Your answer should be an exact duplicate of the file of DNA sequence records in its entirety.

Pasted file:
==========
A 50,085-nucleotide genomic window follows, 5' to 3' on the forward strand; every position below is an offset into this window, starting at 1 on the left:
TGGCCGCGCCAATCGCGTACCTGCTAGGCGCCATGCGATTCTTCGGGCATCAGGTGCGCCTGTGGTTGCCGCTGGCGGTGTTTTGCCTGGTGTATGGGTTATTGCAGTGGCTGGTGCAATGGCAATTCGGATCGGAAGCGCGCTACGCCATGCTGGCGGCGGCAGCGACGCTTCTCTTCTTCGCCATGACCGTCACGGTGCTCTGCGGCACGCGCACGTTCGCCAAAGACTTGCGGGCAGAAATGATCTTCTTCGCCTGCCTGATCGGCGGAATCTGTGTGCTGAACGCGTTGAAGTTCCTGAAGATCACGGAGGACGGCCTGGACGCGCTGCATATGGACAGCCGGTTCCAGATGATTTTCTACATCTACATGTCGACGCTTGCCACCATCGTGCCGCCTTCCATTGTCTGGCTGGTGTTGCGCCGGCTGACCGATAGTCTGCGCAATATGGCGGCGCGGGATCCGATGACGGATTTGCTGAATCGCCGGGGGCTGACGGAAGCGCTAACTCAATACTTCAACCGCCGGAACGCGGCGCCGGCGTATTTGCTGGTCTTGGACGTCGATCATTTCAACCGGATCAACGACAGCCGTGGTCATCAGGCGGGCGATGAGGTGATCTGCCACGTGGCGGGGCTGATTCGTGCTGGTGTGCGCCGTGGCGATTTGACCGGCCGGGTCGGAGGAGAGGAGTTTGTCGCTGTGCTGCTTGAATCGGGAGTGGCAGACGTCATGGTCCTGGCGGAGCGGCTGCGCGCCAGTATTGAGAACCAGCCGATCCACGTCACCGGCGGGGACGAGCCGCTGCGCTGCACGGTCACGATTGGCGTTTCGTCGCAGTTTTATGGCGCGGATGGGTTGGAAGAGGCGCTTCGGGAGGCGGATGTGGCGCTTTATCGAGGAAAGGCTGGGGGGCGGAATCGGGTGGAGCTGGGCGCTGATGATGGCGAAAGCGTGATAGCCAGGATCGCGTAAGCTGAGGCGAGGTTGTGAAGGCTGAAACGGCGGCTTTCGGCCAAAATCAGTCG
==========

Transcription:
A 50,085-nucleotide genomic window follows, 5' to 3' on the forward strand; every position below is an offset into this window, starting at 1 on the left:
TGGCCGCGCCAATCGCGTACCTGCTAGGCGCCATGCGATTCTTCGGGCATCAGGTGCGCCTGTGGTTGCCGCTGGCGGTGTTTTGCCTGGTGTATGGGTTATTGCAGTGGCTGGTGCAATGGCAATTCGGATCGGAAGCGCGCTACGCCATGCTGGCGGCGGCAGCGACGCTTCTCTTCTTCGCCATGACCGTCACGGTGCTCTGCGGCACGCGCACGTTCGCCAAAGACTTGCGGGCAGAAATGATCTTCTTCGCCTGCCTGATCGGCGGAATCTGTGTGCTGAACGCGTTGAAGTTCCTGAAGATCACGGAGGACGGCCTGGACGCGCTGCATATGGACAGCCGGTTCCAGATGATTTTCTACATCTACATGTCGACGCTTGCCACCATCGTGCCGCCTTCCATTGTCTGGCTGGTGTTGCGCCGGCTGACCGATAGTCTGCGCAATATGGCGGCGCGGGATCCGATGACGGATTTGCTGAATCGCCGGGGGCTGACGGAAGCGCTAACTCAATACTTCAACCGCCGGAACGCGGCGCCGGCGTATTTGCTGGTCTTGGACGTCGATCATTTCAACCGGATCAACGACAGCCGTGGTCATCAGGCGGGCGATGAGGTGATCTGCCACGTGGCGGGGCTGATTCGTGCTGGTGTGCGCCGTGGCGATTTGACCGGCCGGGTCGGAGGAGAGGAGTTTGTCGCTGTGCTGCTTGAATCGGGAGTGGCAGACGTCATGGTCCTGGCGGAGCGGCTGCGCGCCAGTATTGAGAACCAGCCGATCCACGTCACCGGCGGGGACGAGCCGCTGCGCTGCACGGTCACGATTGGCGTTTCGTCGCAGTTTTATGGCGCGGATGGGTTGGAAGAGGCGCTTCGGGAGGCGGATGTGGCGCTTTATCGAGGAAAGGCTGGGGGGCGGAATCGGGTGGAGCTGGGCGCTGATGATGGCGAAAGCGTGATAGCCAGGATCGCGTAAGCTGAGGCGAGGTTGTGAAGGCTGAAACGGCGGCTTTCGGCCAAAATCAGTCG